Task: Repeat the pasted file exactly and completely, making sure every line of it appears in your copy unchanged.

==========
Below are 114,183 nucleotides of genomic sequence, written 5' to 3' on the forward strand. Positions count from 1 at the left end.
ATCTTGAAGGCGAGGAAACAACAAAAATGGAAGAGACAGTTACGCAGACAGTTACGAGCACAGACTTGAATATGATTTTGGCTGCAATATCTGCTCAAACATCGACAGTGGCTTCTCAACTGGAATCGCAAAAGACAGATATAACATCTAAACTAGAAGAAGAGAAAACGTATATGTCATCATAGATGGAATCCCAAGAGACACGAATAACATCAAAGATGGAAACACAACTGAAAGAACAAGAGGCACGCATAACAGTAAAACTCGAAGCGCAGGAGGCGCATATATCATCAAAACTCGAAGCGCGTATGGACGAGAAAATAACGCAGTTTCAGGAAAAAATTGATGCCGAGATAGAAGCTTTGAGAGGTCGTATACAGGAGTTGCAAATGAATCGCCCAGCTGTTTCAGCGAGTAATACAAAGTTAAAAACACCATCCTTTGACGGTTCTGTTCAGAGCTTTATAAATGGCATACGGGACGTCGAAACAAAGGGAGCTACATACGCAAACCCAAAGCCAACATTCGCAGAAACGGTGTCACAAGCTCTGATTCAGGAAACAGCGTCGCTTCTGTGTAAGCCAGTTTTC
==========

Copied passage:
Below are 114,183 nucleotides of genomic sequence, written 5' to 3' on the forward strand. Positions count from 1 at the left end.
ATCTTGAAGGCGAGGAAACAACAAAAATGGAAGAGACAGTTACGCAGACAGTTACGAGCACAGACTTGAATATGATTTTGGCTGCAATATCTGCTCAAACATCGACAGTGGCTTCTCAACTGGAATCGCAAAAGACAGATATAACATCTAAACTAGAAGAAGAGAAAACGTATATGTCATCATAGATGGAATCCCAAGAGACACGAATAACATCAAAGATGGAAACACAACTGAAAGAACAAGAGGCACGCATAACAGTAAAACTCGAAGCGCAGGAGGCGCATATATCATCAAAACTCGAAGCGCGTATGGACGAGAAAATAACGCAGTTTCAGGAAAAAATTGATGCCGAGATAGAAGCTTTGAGAGGTCGTATACAGGAGTTGCAAATGAATCGCCCAGCTGTTTCAGCGAGTAATACAAAGTTAAAAACACCATCCTTTGACGGTTCTGTTCAGAGCTTTATAAATGGCATACGGGACGTCGAAACAAAGGGAGCTACATACGCAAACCCAAAGCCAACATTCGCAGAAACGGTGTCACAAGCTCTGATTCAGGAAACAGCGTCGCTTCTGTGTAAGCCAGTTTTC